DMINLGP

DMin, Leadership and Global Perspectives: Crafting Ministry in an Interconnected World

Any Book That References “Groundhog Day” Has My Attention

Written by: on October 11, 2017

Seven short years ago, I threw my family of four into our Dodge mini-van and drove from Montana to Maine, and back again. Two teen-agers, our bird dog, a portable DVD player, and us crazy parents for 7752 miles! 26 United States later, people would ask my kids what their favorite part of the trip was.  Their response? Punxsutawney, Pennsylvania–the home of Punxsutawney Phil!  Not Mt. Rushmore, Gettysburg, or Niagara Falls. Not the Atlantic Ocean, Times Square, Boston Harbor, or any of our 5 Great Lakes. Their first response was without hesitation, “The home of that Groundhog that we see on TV on Groundhog Day.” Scandalous!

So, when I perused HOW TO TALK ABOUT BOOKS YOU HAVEN’T READ by Pierre Bayard, and joyously discovered that halfway through his book he had a whole chapter kinda devoted to the movie GROUNDHOG DAY [1] starring Bill Murray and Punxsutawney Phil, I was hooked

Honestly, though, just the title “How To Talk About Books You Haven’t Read” is an attention grabber. I bet he sold a boatload of books just on the title alone. Then the author threw out concepts like “non-reading” and my attention was double grabbed. I have always wanted to imagine what it would  be like to  not read a book. It almost seemed like he was giving us permission to do so, or actually to not do so.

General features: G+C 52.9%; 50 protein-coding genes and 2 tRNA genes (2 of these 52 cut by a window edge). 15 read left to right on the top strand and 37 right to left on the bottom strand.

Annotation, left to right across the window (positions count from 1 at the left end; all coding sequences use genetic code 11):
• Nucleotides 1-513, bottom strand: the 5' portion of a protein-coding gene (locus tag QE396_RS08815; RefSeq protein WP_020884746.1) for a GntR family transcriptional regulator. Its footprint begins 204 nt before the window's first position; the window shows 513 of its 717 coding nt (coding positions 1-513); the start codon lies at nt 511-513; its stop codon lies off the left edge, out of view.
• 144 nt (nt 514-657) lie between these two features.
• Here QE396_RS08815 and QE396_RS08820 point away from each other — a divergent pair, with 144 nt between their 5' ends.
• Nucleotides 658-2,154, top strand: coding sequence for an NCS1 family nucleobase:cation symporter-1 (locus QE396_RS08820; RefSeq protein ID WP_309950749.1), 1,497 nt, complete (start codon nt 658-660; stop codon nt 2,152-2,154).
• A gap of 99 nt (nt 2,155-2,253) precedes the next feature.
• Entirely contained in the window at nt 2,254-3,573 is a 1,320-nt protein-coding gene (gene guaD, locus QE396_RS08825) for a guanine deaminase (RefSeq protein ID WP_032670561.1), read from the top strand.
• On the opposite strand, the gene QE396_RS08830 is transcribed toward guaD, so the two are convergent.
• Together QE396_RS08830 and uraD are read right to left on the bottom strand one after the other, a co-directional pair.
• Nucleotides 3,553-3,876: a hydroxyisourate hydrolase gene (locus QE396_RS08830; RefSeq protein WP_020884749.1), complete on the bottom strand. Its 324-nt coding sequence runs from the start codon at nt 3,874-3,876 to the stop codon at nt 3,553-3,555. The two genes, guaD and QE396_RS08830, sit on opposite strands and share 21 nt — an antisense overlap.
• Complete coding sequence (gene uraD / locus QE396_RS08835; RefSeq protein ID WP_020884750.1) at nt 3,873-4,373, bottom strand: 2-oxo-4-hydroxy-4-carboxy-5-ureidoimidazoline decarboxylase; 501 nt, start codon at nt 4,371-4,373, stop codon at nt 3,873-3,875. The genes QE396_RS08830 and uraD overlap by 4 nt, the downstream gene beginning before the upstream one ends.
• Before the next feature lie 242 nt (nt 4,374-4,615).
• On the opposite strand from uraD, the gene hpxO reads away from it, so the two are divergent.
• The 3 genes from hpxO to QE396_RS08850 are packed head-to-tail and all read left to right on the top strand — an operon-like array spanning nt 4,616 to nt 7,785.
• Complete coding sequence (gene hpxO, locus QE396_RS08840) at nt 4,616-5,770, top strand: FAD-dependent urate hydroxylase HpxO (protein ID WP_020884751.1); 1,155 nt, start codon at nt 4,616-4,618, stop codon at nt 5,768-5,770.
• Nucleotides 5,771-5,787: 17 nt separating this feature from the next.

So, I choose today to zero in and talk about my favorite chapter, VIII, appropriately titled, “Encounters With Someone You Love.”  Using that pesky varmint and the laughable Bill Murray, Bayard throws out a line, “…the ideal way to seduce someone by speaking about books he or she loves without having read them yourself would be to bring time to a halt.” [2] Scandalous!

It never crossed my mind to do that. To seduce someone by trying to impress them about my special knowledge of reading the same book, while actually never reading it. Is that how people used to check compatibility before E-harmony gave us the modern ways–by what common books you read?  I obviously spent way too much time in college in the gym and away from the Library. If I would have known telling beautiful ladies that I read books like OLD YELLER and WHERE THE RED FERN GROWS, and this might sweep them off their feet because they read the same books, I would have tried it over and over, with gusto.